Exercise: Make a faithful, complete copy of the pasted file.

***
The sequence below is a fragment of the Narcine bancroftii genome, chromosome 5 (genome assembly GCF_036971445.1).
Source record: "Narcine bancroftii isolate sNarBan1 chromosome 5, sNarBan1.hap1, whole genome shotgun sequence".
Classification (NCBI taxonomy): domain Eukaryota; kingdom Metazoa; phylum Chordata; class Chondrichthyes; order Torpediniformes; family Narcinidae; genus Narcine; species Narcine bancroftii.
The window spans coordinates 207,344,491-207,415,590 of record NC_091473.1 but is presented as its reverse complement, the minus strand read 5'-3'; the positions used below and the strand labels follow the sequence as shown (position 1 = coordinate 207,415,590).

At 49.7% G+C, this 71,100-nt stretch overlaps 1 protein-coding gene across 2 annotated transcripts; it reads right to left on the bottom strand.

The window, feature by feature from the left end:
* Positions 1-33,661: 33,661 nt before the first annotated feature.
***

The sequence below is a fragment of the Narcine bancroftii genome, chromosome 5 (genome assembly GCF_036971445.1).
Source record: "Narcine bancroftii isolate sNarBan1 chromosome 5, sNarBan1.hap1, whole genome shotgun sequence".
Classification (NCBI taxonomy): domain Eukaryota; kingdom Metazoa; phylum Chordata; class Chondrichthyes; order Torpediniformes; family Narcinidae; genus Narcine; species Narcine bancroftii.
The window spans coordinates 207,344,491-207,415,590 of record NC_091473.1 but is presented as its reverse complement, the minus strand read 5'-3'; the positions used below and the strand labels follow the sequence as shown (position 1 = coordinate 207,415,590).

At 49.7% G+C, this 71,100-nt stretch overlaps 1 protein-coding gene across 2 annotated transcripts; it reads right to left on the bottom strand.

The window, feature by feature from the left end:
* Positions 1-33,661: 33,661 nt before the first annotated feature.